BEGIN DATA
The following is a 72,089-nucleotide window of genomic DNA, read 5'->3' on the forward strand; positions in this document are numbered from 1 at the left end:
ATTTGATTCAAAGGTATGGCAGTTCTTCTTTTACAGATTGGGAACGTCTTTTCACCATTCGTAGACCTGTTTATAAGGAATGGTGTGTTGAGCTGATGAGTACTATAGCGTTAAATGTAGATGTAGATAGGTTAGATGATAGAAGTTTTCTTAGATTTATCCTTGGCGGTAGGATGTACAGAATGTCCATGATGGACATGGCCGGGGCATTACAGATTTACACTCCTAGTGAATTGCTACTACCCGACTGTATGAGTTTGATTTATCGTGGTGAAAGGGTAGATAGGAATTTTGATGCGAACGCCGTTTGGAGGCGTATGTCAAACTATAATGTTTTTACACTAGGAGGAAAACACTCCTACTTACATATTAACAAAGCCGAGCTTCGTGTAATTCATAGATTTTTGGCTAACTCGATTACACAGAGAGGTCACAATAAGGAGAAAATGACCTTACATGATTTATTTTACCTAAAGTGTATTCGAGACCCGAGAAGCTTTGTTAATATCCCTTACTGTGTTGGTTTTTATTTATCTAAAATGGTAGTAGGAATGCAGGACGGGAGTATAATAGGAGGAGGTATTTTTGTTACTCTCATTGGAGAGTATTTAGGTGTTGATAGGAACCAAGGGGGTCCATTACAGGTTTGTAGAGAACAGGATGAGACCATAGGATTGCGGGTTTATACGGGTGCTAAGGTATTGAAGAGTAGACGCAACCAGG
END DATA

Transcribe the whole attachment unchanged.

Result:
The following is a 72,089-nucleotide window of genomic DNA, read 5'->3' on the forward strand; positions in this document are numbered from 1 at the left end:
ATTTGATTCAAAGGTATGGCAGTTCTTCTTTTACAGATTGGGAACGTCTTTTCACCATTCGTAGACCTGTTTATAAGGAATGGTGTGTTGAGCTGATGAGTACTATAGCGTTAAATGTAGATGTAGATAGGTTAGATGATAGAAGTTTTCTTAGATTTATCCTTGGCGGTAGGATGTACAGAATGTCCATGATGGACATGGCCGGGGCATTACAGATTTACACTCCTAGTGAATTGCTACTACCCGACTGTATGAGTTTGATTTATCGTGGTGAAAGGGTAGATAGGAATTTTGATGCGAACGCCGTTTGGAGGCGTATGTCAAACTATAATGTTTTTACACTAGGAGGAAAACACTCCTACTTACATATTAACAAAGCCGAGCTTCGTGTAATTCATAGATTTTTGGCTAACTCGATTACACAGAGAGGTCACAATAAGGAGAAAATGACCTTACATGATTTATTTTACCTAAAGTGTATTCGAGACCCGAGAAGCTTTGTTAATATCCCTTACTGTGTTGGTTTTTATTTATCTAAAATGGTAGTAGGAATGCAGGACGGGAGTATAATAGGAGGAGGTATTTTTGTTACTCTCATTGGAGAGTATTTAGGTGTTGATAGGAACCAAGGGGGTCCATTACAGGTTTGTAGAGAACAGGATGAGACCATAGGATTGCGGGTTTATACGGGTGCTAAGGTATTGAAGAGTAGACGCAACCAGG